Seminar by Greg Wilson: How to become  rich, famous, and popular while using your programming skills to make  the world a better place

Seminar by Greg Wilson: How to become rich, famous, and popular while using your programming skills to make the world a better place

Dr Greg Wilson, co-founder of Software Carpentry , gave a wide ranging seminar on the breadth of programming skills, how to teach and learn computing, and the central challenges that would have the biggest impact on all scientists using computers, not just the computing experts.

Starting with how being open correlates with correct use of statistics in research, Greg highlighted the work of Software Carpentry, its range of workshops and the number of learners who have benefitted. In particular, Greg highlighted that the Software Carpentry lessons are a rare example of collaboratively produced learning material, and asked why this isn’t the standard. Greg boiled down the teaching techniques learnt through experience with Software Carpentry as:

  1. Never teach alone (you miss too much)
  2. Learners use their own machines (so they leave with an environment they can keep using)
  3. Use live coding (show the mistakes, your thought processes, and improve pacing)
  4. Use sticky notes (lower the barrier to asking for help, see progress in an instant)
  5. Collaborative note taking (more accurate, another communication channel)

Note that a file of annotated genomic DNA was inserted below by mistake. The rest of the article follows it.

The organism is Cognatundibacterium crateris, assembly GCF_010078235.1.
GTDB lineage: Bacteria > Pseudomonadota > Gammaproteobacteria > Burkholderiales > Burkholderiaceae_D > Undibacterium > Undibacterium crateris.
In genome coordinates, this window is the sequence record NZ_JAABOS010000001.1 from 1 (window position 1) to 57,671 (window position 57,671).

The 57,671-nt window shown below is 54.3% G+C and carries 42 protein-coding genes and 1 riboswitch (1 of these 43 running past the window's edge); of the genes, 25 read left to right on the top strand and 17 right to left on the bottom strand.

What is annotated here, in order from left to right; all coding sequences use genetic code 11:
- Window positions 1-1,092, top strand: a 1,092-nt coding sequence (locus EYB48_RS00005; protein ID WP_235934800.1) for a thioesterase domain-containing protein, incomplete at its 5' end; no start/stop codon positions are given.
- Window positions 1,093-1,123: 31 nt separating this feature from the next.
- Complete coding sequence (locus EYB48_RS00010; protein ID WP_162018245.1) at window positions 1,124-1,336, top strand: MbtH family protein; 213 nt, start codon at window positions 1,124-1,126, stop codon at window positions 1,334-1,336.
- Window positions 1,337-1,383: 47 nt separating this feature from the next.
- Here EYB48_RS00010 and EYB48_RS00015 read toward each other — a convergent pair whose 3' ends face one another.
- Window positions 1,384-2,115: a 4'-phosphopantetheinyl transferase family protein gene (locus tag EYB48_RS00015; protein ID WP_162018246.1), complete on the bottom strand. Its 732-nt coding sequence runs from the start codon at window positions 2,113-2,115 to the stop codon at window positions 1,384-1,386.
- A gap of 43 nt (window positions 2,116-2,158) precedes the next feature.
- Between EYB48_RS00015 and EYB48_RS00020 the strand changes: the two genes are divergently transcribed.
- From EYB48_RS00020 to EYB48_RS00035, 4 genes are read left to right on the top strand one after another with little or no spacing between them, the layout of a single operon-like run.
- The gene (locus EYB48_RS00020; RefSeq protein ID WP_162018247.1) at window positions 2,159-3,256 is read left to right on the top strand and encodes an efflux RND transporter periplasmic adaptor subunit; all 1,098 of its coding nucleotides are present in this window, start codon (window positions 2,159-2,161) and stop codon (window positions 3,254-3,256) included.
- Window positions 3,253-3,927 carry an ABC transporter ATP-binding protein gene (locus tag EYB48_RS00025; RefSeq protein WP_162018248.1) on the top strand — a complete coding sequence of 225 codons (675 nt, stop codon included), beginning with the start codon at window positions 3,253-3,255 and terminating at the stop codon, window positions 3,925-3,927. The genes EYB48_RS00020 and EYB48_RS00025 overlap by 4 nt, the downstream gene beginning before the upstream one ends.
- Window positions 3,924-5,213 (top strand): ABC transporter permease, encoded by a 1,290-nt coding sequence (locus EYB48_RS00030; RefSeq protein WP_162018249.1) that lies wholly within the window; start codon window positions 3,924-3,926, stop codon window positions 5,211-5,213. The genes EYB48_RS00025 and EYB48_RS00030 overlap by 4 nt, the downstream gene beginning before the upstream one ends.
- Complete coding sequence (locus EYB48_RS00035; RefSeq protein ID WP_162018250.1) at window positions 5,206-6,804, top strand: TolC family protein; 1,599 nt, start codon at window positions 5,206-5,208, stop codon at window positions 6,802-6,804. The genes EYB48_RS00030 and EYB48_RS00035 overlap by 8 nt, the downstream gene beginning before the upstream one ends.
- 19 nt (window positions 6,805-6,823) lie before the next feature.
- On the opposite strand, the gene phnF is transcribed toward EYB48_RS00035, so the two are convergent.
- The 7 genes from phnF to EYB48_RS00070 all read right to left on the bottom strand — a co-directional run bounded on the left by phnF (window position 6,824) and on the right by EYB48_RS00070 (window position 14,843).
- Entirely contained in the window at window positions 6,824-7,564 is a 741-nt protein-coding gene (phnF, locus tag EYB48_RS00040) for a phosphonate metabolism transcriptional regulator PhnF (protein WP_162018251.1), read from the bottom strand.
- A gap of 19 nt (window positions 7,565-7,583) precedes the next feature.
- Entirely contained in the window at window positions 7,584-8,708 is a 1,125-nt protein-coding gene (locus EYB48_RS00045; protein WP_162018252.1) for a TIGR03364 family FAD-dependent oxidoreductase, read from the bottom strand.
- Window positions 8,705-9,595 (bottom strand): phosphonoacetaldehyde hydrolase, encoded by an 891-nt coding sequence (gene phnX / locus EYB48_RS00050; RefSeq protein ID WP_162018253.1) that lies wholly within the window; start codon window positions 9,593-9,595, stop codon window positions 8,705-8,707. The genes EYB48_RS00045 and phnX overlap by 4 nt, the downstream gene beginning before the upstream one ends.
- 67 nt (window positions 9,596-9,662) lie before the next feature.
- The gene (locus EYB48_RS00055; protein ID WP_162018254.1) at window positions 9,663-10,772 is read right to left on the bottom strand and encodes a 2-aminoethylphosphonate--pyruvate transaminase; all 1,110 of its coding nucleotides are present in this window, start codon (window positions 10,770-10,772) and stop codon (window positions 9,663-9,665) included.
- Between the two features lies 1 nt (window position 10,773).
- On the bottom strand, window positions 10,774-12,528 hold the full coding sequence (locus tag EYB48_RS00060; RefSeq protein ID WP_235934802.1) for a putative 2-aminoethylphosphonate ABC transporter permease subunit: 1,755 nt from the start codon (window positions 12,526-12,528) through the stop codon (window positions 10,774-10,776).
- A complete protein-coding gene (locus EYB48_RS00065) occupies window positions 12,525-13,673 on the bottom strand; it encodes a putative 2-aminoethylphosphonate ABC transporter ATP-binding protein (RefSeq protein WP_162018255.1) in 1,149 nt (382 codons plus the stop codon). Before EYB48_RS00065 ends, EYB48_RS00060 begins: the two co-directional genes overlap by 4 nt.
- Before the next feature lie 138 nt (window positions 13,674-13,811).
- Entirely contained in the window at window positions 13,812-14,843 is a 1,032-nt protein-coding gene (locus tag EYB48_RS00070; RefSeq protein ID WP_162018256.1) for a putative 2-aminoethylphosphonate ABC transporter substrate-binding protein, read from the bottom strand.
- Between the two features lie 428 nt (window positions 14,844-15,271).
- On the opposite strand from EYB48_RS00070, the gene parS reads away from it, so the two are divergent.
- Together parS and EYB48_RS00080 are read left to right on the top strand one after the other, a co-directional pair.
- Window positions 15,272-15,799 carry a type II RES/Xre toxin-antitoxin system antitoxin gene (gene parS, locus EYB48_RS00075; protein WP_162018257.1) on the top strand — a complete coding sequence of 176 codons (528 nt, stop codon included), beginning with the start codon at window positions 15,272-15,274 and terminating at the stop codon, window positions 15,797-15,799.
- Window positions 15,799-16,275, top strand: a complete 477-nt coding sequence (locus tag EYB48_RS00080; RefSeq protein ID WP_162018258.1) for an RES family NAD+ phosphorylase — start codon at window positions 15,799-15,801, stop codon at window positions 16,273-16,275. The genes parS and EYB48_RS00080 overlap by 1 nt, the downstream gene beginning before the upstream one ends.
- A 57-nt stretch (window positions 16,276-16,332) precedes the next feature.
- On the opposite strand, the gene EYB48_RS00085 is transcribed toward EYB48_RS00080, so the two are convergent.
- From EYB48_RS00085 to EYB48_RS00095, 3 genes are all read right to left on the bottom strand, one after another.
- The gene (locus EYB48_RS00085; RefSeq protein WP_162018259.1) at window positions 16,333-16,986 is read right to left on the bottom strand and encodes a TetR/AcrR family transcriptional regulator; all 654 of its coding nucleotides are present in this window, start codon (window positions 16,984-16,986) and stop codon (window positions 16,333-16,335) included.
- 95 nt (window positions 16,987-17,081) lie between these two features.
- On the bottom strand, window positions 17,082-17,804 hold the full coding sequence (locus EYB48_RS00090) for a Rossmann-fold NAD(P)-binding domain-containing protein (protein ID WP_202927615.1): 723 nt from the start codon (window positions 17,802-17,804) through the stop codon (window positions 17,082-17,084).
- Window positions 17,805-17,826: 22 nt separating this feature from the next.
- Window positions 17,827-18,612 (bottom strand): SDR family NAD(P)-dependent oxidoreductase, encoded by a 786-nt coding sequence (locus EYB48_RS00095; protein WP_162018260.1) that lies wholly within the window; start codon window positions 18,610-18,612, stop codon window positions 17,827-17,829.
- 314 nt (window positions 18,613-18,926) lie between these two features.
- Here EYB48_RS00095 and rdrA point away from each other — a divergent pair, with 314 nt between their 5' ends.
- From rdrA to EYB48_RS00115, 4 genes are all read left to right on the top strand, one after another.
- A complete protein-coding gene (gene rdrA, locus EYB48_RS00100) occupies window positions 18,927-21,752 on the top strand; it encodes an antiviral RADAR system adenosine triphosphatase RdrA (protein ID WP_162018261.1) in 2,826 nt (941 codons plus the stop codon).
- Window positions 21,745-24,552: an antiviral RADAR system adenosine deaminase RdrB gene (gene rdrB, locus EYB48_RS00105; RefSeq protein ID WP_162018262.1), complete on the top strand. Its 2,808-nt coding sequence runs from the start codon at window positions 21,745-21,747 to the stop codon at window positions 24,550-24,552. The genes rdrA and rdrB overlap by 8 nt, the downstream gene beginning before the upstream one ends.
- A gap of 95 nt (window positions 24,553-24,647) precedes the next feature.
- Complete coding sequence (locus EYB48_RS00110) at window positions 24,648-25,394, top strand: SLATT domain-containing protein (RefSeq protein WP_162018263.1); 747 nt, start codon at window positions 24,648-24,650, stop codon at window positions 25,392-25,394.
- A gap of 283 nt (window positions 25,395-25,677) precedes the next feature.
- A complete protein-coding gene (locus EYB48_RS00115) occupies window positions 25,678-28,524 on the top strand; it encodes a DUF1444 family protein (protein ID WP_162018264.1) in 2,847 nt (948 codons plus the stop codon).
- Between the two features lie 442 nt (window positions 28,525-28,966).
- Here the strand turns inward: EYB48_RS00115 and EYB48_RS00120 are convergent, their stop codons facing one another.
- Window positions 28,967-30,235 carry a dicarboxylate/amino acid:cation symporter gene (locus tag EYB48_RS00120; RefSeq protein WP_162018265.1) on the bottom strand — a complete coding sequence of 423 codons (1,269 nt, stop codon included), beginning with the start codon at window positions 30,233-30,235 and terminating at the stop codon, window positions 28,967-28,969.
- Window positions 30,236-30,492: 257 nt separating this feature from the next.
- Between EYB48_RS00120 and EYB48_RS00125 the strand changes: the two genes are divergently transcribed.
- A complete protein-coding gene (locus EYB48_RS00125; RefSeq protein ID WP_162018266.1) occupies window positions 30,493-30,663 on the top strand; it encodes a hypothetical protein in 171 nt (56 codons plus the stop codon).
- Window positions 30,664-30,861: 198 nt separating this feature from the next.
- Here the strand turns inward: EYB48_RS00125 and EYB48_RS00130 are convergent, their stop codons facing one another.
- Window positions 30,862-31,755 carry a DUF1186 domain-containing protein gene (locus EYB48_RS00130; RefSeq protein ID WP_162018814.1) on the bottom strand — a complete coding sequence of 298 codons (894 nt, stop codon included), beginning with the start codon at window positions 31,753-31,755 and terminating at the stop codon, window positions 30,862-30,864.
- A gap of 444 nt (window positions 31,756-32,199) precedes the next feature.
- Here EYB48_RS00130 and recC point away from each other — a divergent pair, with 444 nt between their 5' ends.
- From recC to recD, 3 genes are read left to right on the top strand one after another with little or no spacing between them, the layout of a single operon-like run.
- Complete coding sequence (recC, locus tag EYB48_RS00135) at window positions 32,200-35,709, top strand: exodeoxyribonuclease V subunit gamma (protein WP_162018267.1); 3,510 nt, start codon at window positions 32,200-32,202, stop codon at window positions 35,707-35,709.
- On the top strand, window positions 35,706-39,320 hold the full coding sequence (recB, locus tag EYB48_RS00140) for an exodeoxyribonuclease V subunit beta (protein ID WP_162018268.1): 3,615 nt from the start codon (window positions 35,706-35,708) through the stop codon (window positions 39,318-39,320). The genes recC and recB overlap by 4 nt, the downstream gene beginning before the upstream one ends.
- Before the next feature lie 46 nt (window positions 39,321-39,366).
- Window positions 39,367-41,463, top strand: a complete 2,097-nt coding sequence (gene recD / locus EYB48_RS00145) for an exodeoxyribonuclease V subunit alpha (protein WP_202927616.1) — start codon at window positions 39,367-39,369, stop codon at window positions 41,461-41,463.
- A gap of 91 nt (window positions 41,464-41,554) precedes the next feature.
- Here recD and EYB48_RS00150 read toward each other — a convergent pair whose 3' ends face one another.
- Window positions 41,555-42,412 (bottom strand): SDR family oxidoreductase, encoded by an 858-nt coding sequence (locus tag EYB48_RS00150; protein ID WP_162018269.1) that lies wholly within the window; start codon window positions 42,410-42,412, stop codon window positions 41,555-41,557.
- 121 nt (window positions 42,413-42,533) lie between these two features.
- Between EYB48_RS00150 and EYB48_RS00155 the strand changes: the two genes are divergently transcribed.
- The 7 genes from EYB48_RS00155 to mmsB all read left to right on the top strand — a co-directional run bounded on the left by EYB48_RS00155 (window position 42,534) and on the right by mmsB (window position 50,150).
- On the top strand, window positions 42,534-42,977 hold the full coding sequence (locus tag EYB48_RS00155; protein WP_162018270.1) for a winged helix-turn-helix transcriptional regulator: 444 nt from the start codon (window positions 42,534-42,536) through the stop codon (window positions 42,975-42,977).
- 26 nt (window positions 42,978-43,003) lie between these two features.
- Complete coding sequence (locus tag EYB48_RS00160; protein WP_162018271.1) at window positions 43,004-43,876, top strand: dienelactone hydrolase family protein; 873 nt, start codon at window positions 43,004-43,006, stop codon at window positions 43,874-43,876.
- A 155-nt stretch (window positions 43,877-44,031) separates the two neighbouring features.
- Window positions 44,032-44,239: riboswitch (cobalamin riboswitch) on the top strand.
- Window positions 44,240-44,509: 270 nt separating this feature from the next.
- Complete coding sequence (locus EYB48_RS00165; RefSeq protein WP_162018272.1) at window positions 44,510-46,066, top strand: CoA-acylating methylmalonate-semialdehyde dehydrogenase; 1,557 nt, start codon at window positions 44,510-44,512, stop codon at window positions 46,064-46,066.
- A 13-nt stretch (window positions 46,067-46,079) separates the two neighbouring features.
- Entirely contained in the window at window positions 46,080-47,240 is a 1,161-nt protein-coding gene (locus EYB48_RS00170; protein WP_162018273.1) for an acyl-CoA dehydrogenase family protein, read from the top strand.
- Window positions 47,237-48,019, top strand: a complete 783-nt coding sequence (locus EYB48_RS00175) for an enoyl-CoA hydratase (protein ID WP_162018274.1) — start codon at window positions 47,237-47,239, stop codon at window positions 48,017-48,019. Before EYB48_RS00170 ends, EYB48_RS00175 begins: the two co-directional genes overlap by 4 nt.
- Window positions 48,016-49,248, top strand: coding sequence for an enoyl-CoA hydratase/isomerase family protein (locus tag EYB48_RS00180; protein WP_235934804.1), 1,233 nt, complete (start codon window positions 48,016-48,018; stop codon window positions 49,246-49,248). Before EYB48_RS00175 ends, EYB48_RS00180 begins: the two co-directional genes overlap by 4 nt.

6. Lots of feedback (and take it seriously, immediately)
  7. Constant iteration (or how do you improve?).

Throughout the seminar Greg emphasized the evidence available for improved teaching methods, particularly peer instruction, pair programming, and media computation. He also noted that many MOOCs ignored the available evidence, and that there were few attempts to enable true online peer interaction for learners. Greg also discussed the importance of evidence for the computing the scientific researchers do, such as the evidence that programming language syntax is important for learning and productivity, and that many popular languages have made bad choices.

Greg finished with some achievable programming projects that would have an immediate impact on science through the use of computing:

  1. First class support for peer instruction: building a tool to make small-group peer interaction to online environments. With this, peer instruction techniques that are known to be better than lectures can be properly used at scale.
  2. Diff and merge for types other than plain text (Excel first). Highlighting the importance of the distributed version control model, Greg emphasized the vast majority of scientists who work with, for example, spreadsheets, who can’t use it until the tool fits their use case.
  3. A rational re-design of Git. The evidence shows that people’s mental model of Git doesn’t match how it actually works. Reducing this gap could lead to fewer mistakes and higher productivity.
  4. Browsercast is a tool that links a voiceover to an in-browser screencast. This makes video presentations searchable, and much more usable. More work is required in this direction to make videos more than just a recorded lecture.

The slides from the presentation are available online.

Posted by Ian Hawke